Biolife in Manatee expands retail footprint nationally

As reported in the Bradenton Herald

MANATEE — Sam Shake smiled as he sat at his desk following a routine safety meeting last week. It was that feeling the boss of every company gets the moment success sinks in.

As CEO of a small medical manufacturer in South Manatee, Shake was entrenched in a Red Cross training procedure when he turned to an unrecognizable face.

“What the heck are you doing here?” he yelled.

The 30 or so employees gathered in the stuffed conference room burst out laughing.

Shake had unwittingly just embarrassed the new hire fighting through his first day on the job. That’s what happens when hiring begins to mushroom.

“I guess I need to go in the back warehouse more,” Shake said with a grin.

BioLife LLC has reached a potentially life-changing deal for the small start-up. Its flagship product, WoundSeal, will soon be on the shelves of nearly 20,000 big-box retailers by the close of summer.

The deal is expected to double company sales this year, with projections to sell more than 1 million units.

What started two years ago as an experiment in selling WoundSeal directly to the public through Walgreens drug stores in Southwest Florida has grown into a thriving retail marketing success that now includes CVS, Target, Giant Eagle and Safeway. And the company is in active discussions to add Walmart to that roster.

WoundSeal’s ability to instantly stop a bleeding wound has attracted seniors on blood thinners desperately seeking an alternative to gauze and ointment.

Once consumer demand spiked, interest from national retailers wasn’t far behind.

“It’s very unique putting brown powder that looks like dirt on a wound,” said Andrew McFall, BioLife vice president of marketing. “Mom always told us not to do that, so it’s different. But then you show people how it works, and within a few seconds they’re amazed.

“WoundSeal is a nonprescription topical powder used for external bleeding wounds. Active ingredients hydrophilic polymer and potassium ferrate create an instant protective seal that naturally falls off when the wound heals.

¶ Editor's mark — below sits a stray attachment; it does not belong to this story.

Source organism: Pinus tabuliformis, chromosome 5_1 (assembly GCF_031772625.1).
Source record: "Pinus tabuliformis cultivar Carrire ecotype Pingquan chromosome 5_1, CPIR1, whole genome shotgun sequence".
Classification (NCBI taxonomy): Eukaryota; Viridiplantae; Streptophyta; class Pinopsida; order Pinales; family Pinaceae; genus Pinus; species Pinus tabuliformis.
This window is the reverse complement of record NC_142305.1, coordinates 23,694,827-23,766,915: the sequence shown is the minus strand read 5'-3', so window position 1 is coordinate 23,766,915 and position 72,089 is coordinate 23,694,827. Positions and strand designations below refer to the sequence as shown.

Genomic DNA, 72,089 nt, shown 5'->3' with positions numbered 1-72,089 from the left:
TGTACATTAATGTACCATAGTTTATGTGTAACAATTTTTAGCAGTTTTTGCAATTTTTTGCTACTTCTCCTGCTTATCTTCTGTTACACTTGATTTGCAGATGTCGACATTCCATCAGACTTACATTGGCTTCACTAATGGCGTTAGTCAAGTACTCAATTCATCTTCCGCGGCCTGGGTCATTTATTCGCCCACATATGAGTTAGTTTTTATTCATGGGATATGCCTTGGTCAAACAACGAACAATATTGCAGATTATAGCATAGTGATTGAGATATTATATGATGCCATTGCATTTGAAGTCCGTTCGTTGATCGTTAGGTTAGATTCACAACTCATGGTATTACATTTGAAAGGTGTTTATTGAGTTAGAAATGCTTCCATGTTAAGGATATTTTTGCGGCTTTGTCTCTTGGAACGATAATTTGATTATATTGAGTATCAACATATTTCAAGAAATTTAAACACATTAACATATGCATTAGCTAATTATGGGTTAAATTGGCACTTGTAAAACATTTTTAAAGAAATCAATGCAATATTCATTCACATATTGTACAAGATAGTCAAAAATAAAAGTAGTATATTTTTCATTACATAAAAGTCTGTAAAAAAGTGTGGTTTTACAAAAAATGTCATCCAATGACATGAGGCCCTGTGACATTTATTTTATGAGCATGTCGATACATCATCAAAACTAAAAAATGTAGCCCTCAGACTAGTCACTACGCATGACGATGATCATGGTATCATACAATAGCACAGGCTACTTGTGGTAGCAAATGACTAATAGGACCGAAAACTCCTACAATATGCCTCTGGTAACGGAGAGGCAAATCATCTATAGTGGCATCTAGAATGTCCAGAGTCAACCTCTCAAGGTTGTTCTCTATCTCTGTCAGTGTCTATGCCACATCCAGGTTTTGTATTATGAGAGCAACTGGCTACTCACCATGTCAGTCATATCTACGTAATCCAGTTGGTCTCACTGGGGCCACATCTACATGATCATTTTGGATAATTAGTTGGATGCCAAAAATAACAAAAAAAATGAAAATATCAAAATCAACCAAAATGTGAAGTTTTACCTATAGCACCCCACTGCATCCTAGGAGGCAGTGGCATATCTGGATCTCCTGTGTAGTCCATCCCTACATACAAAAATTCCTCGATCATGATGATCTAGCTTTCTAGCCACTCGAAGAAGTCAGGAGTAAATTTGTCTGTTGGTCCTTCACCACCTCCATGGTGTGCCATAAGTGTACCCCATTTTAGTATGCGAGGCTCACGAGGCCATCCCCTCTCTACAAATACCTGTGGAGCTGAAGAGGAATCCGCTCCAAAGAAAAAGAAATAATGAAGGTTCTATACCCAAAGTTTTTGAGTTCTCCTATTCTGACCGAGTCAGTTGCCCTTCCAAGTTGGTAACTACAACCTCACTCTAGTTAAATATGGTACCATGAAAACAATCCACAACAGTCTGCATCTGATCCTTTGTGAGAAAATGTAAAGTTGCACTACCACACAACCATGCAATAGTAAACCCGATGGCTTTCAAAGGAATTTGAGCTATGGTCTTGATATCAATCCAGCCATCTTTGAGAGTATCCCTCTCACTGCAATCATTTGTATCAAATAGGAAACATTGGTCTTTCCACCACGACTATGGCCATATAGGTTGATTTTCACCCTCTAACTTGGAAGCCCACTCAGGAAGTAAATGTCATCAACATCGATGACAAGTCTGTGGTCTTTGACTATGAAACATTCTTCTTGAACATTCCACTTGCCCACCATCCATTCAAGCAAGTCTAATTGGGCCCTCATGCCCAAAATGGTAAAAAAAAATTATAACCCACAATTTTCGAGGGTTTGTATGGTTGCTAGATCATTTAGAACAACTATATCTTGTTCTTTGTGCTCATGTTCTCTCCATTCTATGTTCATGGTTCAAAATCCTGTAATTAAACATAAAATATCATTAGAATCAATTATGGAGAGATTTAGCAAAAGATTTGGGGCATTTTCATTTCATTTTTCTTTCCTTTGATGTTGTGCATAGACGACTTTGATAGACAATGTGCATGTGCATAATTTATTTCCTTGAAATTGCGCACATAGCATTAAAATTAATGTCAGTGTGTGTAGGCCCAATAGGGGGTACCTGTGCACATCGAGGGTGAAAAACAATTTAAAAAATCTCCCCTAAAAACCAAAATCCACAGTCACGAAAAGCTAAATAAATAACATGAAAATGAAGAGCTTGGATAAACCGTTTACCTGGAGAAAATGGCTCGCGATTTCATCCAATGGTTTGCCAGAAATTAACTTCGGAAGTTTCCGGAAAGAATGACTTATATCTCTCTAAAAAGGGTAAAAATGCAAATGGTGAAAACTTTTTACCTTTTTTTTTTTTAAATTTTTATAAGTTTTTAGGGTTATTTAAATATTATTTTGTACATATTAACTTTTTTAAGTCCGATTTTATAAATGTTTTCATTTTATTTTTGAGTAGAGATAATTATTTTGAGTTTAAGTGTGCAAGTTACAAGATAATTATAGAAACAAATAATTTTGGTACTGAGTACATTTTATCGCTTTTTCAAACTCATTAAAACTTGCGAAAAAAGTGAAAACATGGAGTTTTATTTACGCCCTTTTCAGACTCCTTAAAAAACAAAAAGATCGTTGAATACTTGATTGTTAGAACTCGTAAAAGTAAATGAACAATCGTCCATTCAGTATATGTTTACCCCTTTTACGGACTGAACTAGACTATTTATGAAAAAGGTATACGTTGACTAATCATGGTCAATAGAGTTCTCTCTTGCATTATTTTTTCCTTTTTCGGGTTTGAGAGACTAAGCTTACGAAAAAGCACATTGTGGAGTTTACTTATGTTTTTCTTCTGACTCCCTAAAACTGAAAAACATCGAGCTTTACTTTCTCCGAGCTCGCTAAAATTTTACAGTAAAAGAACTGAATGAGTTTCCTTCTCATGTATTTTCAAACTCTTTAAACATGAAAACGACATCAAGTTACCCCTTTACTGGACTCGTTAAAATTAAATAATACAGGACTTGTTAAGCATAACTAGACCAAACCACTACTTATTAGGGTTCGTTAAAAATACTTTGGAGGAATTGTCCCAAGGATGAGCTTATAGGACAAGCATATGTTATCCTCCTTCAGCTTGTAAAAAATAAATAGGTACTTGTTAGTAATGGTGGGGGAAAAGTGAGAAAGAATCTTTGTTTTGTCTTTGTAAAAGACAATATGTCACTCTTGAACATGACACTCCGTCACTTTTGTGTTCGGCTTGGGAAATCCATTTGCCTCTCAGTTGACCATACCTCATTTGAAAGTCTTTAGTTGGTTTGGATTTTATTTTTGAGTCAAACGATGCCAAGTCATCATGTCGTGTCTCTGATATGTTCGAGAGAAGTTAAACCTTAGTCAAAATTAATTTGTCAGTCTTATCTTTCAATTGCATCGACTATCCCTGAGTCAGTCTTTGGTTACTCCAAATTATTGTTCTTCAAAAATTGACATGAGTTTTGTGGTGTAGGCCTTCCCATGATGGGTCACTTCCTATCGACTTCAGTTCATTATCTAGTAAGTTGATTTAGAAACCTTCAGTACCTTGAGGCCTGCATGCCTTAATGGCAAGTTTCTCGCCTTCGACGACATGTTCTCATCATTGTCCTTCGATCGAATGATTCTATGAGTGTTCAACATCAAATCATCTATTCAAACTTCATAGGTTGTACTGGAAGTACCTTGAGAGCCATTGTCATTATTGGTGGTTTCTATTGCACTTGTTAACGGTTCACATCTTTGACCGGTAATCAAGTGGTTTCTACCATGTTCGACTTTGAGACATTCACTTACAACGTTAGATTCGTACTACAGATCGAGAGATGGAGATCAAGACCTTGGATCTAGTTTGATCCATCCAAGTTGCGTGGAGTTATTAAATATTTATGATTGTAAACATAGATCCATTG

The product was created by accident when two inventors were developing water purification technology in 2000. One of them — on blood thinners at the time — noticed a cut on his arm healed much faster after contact with some of the experimental powder.

BioLife was officially born as a small start-up in 2002, growing into a 22,000-square-foot facility on 25th Court East near the corner of U.S. 301 and University Parkway.

Although WoundSeal works on any skin abrasion, the retail packages mostly have been marketed for seniors on blood thinners plagued by their constant battle with bleeding.

For Donna Weeks, 82, whose 92-year-old husband Kenneth is taking the blood thinner Coumadin, the product means no more accidental blood stains on the sheets, carpet and sofa in their Bradenton home.

“When you cut yourself, sometimes the bleeding just doesn’t stop,” she said. “This worked miracles for us.”

The product comes with four individually wrapped applications in a plastic travel container, which retails for $6.99.

BioLife’s original marketing push was through hospitals and medical personnel. The product is used in first-aid kits and in hospitals and clinics for medical treatments. In hospitals, WoundSeal mostly is used to stop bleeding during surgeries.

“We actually use it when we put central catheters in people to hold the seal and make sure no bacteria gets in,” said Dr. Louis Guzzi, a critical care physician with Florida Hospital in Orlando. “There’s really not an alternative that works as well.

“Company officials expect their retail footprint to grow exponentially as the brand builds credibility with consumers who have been tacking a bandage on their wound for decades. They also plan to continue the focus on hospitals, which Shake admits is a harder market to break into.

“The rest of the world just doesn’t know about us,” Shake said. “For now.”

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